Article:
Phil Jackson: "I told those guys it doesn't matter whether we win by 60 or six in this game. It's just one win. We've got to go out and establish that again on our home court on Sunday."
I checked out the past 20 years of Finals games to see what happens to teams that lose by big margins. Does it matter?
To read the entire TrueHoop blog, click here.
Mickael Pietrus and the rest of the Magic will have to do a better job of slowing down Kobe Bryant, who went off for 40 points in Game 1.
At least that's what Orlando Magic coach Stan Van Gundy said with some conviction Friday, a day after the Magic's 25-point loss to the Los Angeles Lakers in Game 1.
"I cannot imagine -- although I'll never say never -- that I would get to a point where I would be comfortable starting him after he just missed four months. I've got no issues going forward with regards to who I start," Van Gundy said.
That statement also served as a vote of confidence for off guard Courtney Lee, who replaced J.J. Redick as the starting shooting guard for the Eastern Conference finals but had trouble -- just like other Magic players -- defending Kobe Bryant man-to-man.
Van Gundy did acknowledge he had erred by using Nelson for the entire second quarter, saying he would limit Nelson to stretches of six or seven minutes of playing time as the series moves forward.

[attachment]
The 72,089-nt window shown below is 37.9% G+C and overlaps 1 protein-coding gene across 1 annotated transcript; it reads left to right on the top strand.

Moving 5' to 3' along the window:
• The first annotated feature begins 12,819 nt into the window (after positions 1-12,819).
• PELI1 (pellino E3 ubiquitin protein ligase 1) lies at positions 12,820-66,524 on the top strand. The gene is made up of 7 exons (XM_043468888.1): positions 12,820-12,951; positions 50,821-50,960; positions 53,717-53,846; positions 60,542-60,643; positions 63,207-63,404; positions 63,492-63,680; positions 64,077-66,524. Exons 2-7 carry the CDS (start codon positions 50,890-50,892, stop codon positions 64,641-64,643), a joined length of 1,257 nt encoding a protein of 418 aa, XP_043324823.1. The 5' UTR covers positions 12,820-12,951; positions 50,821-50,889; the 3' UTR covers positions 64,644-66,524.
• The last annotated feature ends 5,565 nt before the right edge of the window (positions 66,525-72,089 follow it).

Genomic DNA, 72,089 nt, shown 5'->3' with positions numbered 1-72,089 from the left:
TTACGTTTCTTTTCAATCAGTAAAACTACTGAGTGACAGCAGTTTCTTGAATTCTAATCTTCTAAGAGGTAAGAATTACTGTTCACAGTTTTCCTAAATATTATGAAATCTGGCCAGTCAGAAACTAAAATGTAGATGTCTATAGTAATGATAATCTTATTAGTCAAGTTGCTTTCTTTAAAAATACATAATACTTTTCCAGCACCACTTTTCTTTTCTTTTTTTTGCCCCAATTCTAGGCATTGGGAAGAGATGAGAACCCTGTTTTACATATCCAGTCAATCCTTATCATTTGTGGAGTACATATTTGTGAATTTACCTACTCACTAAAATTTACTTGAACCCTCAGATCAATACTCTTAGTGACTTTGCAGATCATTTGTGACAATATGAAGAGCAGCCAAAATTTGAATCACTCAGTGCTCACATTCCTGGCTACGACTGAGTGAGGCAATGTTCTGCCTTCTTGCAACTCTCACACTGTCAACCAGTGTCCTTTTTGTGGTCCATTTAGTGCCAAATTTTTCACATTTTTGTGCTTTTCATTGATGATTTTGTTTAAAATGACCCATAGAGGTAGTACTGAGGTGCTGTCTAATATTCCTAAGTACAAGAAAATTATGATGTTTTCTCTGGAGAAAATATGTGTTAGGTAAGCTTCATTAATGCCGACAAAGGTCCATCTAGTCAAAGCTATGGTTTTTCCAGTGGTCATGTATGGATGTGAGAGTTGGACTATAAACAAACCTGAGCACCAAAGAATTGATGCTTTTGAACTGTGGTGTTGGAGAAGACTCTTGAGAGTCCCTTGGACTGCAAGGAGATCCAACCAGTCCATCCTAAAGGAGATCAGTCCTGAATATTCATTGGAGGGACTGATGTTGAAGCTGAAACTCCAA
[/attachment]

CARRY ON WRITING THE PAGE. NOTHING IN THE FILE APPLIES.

To read the entire Sheridan story, click here.
Joe (L.A.): While most Lakers fans are already popping champagne, I get this feeling that Game 1 is more of an aberration than most people think. The Magic played horribly and couldn't buy a field goal. What do you think?
Chris Sheridan: I called it a throwaway game in my column last night, which is what it should be for the Magic. I expect to see a lot more energy and effort from them Sunday night, which was a point they continued to harp on today, and I expect Stan Van G to tinker with his rotations. He acknowledged playing Jameer Nelson for too long a stretch in the second quarter, and he changed his tune regarding possibly using a Twin Towers format of Howard and Gortat together. Last night, he was totally dismissive of that being a viable option. Today, he said he'll have to reconsider it if the boost it gives them on defense does not sap their offense too much.
DMiz: Someone asked SVG after the game if playing Jameer would affect Skip at all. He said it has no affect. That's total BS. It kills his confidence and you need all your confidence to drain 3's!Chris Sheridan: It was brought up today at Stan's news conference, and Stan said if Rafer thought it affected his game, then "that sounds like an excuse to me." Was one of Stan's strongest statements of the day. To read the entire Sheridan chat wrap, click here.